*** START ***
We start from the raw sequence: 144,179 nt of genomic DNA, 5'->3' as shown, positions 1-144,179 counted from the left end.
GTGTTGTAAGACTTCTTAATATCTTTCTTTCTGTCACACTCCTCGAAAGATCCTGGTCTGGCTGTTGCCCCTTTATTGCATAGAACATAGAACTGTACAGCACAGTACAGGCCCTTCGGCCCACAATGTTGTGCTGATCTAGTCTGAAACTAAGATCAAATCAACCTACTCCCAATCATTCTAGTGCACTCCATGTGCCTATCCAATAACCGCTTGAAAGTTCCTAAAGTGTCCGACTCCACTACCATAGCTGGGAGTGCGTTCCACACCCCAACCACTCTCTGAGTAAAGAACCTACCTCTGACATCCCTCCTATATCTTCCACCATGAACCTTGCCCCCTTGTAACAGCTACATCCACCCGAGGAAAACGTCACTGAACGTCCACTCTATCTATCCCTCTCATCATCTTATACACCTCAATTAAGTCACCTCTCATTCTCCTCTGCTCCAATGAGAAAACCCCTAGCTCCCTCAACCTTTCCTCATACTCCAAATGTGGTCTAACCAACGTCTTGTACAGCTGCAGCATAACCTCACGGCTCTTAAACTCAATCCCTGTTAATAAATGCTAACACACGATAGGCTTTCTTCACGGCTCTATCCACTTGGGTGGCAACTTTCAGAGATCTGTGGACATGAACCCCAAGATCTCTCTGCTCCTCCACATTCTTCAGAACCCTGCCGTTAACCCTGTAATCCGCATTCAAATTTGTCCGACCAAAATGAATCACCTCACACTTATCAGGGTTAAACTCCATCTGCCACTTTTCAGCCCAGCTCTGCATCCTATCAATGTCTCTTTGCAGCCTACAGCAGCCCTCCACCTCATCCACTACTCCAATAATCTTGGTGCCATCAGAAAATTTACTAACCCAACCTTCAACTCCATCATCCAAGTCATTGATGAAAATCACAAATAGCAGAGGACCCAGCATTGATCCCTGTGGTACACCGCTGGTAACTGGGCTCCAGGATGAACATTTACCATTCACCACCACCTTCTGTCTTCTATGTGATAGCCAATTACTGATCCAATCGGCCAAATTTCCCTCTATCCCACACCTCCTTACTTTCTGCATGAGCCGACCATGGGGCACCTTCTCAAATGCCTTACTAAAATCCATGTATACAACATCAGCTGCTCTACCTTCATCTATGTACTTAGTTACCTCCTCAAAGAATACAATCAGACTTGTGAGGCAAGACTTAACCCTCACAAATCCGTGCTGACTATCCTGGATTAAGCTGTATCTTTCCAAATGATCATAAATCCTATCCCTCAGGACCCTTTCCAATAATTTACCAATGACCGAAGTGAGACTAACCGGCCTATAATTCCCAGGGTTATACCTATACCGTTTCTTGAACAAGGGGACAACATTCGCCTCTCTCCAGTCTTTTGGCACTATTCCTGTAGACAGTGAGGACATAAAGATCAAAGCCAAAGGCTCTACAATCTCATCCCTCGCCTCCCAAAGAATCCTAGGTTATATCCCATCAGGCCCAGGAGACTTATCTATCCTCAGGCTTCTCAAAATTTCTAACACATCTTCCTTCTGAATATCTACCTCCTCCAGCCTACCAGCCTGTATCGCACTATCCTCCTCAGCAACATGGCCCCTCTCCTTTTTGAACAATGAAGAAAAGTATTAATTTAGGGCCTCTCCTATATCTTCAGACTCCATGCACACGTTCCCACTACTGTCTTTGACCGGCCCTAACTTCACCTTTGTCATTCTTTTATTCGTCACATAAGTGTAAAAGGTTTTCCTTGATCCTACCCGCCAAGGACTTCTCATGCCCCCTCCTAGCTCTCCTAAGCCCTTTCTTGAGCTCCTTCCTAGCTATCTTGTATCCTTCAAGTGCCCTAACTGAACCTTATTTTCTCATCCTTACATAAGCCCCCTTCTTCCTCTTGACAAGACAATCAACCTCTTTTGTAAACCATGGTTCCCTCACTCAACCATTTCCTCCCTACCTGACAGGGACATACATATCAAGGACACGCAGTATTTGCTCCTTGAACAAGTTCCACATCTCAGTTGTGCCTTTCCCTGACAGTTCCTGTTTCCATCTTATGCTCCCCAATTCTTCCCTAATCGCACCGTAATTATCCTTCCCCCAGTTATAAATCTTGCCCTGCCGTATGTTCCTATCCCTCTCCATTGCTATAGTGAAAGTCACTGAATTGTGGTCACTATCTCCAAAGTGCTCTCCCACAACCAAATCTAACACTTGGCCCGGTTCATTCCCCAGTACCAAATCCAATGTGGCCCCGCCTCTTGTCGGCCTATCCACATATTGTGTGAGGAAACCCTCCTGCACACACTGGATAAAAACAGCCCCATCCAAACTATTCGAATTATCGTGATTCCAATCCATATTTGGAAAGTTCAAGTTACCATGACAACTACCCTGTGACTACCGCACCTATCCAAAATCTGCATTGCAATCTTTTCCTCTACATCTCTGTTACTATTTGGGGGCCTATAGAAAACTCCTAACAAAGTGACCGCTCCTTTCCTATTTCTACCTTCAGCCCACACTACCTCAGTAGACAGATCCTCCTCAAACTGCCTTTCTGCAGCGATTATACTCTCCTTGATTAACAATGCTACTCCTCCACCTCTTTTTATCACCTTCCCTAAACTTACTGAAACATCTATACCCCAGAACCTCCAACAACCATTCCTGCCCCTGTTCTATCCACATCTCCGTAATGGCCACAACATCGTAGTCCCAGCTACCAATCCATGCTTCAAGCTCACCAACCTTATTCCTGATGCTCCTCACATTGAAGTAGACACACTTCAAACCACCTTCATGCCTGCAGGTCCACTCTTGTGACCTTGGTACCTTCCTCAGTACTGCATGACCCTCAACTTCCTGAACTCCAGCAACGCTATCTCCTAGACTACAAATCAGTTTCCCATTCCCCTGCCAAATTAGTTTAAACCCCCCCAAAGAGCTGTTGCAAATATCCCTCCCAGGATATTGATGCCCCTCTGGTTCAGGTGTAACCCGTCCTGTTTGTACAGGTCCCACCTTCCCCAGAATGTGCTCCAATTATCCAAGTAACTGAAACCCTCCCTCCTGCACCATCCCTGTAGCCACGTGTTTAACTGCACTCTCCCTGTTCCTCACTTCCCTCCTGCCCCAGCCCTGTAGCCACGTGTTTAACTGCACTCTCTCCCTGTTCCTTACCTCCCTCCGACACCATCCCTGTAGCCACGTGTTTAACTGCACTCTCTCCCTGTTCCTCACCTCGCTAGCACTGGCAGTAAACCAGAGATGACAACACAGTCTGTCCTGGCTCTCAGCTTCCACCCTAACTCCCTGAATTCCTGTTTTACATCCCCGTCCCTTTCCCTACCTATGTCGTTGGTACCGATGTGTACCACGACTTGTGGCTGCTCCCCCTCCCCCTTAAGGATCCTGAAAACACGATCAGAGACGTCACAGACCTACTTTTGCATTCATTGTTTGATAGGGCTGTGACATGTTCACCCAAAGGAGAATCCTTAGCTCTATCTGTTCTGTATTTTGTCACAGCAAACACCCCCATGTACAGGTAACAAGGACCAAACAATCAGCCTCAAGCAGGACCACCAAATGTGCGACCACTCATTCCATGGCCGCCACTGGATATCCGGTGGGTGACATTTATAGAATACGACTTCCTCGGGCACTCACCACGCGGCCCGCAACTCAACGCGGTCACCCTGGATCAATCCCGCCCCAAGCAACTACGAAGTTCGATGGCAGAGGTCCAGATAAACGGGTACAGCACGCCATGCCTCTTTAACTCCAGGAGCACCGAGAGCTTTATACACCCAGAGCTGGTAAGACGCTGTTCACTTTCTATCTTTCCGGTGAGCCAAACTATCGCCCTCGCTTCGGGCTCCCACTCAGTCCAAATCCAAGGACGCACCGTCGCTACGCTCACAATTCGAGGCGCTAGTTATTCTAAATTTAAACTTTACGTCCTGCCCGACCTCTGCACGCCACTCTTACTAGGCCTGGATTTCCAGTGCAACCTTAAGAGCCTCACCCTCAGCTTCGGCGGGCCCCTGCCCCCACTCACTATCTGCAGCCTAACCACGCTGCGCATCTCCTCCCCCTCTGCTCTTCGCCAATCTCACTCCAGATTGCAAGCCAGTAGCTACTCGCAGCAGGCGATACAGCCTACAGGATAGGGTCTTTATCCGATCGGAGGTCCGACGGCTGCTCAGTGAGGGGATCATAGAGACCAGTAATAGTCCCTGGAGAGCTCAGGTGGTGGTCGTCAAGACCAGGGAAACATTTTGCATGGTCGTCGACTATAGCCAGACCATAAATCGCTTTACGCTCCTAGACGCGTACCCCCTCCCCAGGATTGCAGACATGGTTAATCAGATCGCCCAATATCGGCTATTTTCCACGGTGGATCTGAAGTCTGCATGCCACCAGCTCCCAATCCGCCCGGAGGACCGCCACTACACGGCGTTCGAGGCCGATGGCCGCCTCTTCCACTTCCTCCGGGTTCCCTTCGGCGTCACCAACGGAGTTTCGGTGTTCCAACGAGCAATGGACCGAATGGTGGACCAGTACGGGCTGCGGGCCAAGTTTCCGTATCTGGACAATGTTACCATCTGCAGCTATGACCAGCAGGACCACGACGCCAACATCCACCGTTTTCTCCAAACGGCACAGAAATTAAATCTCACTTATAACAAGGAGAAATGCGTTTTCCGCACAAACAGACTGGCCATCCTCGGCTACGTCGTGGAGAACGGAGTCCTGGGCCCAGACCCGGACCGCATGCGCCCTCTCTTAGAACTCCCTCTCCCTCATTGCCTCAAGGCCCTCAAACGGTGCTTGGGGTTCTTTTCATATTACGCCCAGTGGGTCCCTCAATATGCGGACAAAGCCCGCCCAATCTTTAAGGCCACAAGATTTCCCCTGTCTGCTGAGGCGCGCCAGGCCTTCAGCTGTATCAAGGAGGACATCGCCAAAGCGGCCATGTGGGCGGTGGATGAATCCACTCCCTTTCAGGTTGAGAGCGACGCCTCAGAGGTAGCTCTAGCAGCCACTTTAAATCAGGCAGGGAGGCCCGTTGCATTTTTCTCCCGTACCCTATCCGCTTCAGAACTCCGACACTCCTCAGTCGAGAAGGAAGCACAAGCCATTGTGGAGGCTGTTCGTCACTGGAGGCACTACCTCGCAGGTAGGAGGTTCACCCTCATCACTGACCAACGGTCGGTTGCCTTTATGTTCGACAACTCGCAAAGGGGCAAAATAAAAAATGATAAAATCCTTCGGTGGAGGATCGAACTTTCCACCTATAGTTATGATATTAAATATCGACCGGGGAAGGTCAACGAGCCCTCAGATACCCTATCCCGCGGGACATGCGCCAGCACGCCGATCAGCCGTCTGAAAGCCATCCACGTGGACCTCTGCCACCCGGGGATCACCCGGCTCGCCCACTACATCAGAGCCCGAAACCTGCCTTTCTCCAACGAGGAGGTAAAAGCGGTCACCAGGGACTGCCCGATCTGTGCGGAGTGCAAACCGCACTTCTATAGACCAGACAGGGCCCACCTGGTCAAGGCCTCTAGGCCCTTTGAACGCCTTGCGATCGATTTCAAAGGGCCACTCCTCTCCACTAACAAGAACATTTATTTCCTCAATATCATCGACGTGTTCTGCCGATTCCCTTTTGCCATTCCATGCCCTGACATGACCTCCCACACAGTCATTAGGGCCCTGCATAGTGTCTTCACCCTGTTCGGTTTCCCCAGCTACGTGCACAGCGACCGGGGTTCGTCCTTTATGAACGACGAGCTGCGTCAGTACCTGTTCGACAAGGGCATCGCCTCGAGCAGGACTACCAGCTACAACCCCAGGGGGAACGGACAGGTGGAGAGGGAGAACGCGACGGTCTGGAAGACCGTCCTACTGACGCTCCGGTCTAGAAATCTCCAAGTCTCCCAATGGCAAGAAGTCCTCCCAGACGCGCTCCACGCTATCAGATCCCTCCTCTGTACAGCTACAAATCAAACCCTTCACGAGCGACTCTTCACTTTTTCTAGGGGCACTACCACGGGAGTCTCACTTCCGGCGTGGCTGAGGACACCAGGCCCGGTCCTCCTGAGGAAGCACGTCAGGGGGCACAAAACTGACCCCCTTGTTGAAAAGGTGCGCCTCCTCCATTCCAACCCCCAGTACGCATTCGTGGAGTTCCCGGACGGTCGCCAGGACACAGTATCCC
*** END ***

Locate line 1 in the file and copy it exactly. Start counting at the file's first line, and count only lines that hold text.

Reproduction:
We start from the raw sequence: 144,179 nt of genomic DNA, 5'->3' as shown, positions 1-144,179 counted from the left end.